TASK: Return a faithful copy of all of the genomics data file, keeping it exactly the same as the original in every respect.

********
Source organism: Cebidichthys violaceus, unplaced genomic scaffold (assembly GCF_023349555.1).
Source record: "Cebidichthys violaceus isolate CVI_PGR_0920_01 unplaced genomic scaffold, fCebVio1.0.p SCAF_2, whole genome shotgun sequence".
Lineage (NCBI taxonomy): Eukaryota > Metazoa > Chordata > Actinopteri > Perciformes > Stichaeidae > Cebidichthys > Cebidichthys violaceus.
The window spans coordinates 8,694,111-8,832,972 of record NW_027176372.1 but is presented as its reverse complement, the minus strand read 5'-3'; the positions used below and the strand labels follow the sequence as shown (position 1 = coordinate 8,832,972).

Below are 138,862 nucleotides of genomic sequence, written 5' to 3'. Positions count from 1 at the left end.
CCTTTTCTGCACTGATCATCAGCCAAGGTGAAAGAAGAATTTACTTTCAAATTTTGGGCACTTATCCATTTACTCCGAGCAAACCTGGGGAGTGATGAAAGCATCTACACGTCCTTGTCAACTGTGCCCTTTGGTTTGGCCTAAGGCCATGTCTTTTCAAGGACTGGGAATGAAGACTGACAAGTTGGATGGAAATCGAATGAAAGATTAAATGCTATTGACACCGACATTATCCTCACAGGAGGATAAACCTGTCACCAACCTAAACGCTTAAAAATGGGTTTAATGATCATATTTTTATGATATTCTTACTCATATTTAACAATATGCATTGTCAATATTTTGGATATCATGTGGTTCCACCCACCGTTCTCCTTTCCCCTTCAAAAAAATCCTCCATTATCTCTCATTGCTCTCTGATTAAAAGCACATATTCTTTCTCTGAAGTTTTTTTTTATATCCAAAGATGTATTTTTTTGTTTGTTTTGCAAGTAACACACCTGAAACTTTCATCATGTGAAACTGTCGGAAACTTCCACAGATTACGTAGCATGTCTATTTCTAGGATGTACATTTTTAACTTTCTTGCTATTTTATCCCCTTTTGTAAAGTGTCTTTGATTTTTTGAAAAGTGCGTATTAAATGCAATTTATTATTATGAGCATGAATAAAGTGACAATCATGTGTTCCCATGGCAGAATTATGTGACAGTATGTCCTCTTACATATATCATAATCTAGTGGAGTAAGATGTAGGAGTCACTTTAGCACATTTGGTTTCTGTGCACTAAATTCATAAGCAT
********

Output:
Source organism: Cebidichthys violaceus, unplaced genomic scaffold (assembly GCF_023349555.1).
Source record: "Cebidichthys violaceus isolate CVI_PGR_0920_01 unplaced genomic scaffold, fCebVio1.0.p SCAF_2, whole genome shotgun sequence".
Lineage (NCBI taxonomy): Eukaryota > Metazoa > Chordata > Actinopteri > Perciformes > Stichaeidae > Cebidichthys > Cebidichthys violaceus.
The window spans coordinates 8,694,111-8,832,972 of record NW_027176372.1 but is presented as its reverse complement, the minus strand read 5'-3'; the positions used below and the strand labels follow the sequence as shown (position 1 = coordinate 8,832,972).

Below are 138,862 nucleotides of genomic sequence, written 5' to 3'. Positions count from 1 at the left end.
CCTTTTCTGCACTGATCATCAGCCAAGGTGAAAGAAGAATTTACTTTCAAATTTTGGGCACTTATCCATTTACTCCGAGCAAACCTGGGGAGTGATGAAAGCATCTACACGTCCTTGTCAACTGTGCCCTTTGGTTTGGCCTAAGGCCATGTCTTTTCAAGGACTGGGAATGAAGACTGACAAGTTGGATGGAAATCGAATGAAAGATTAAATGCTATTGACACCGACATTATCCTCACAGGAGGATAAACCTGTCACCAACCTAAACGCTTAAAAATGGGTTTAATGATCATATTTTTATGATATTCTTACTCATATTTAACAATATGCATTGTCAATATTTTGGATATCATGTGGTTCCACCCACCGTTCTCCTTTCCCCTTCAAAAAAATCCTCCATTATCTCTCATTGCTCTCTGATTAAAAGCACATATTCTTTCTCTGAAGTTTTTTTTTATATCCAAAGATGTATTTTTTTGTTTGTTTTGCAAGTAACACACCTGAAACTTTCATCATGTGAAACTGTCGGAAACTTCCACAGATTACGTAGCATGTCTATTTCTAGGATGTACATTTTTAACTTTCTTGCTATTTTATCCCCTTTTGTAAAGTGTCTTTGATTTTTTGAAAAGTGCGTATTAAATGCAATTTATTATTATGAGCATGAATAAAGTGACAATCATGTGTTCCCATGGCAGAATTATGTGACAGTATGTCCTCTTACATATATCATAATCTAGTGGAGTAAGATGTAGGAGTCACTTTAGCACATTTGGTTTCTGTGCACTAAATTCATAAGCAT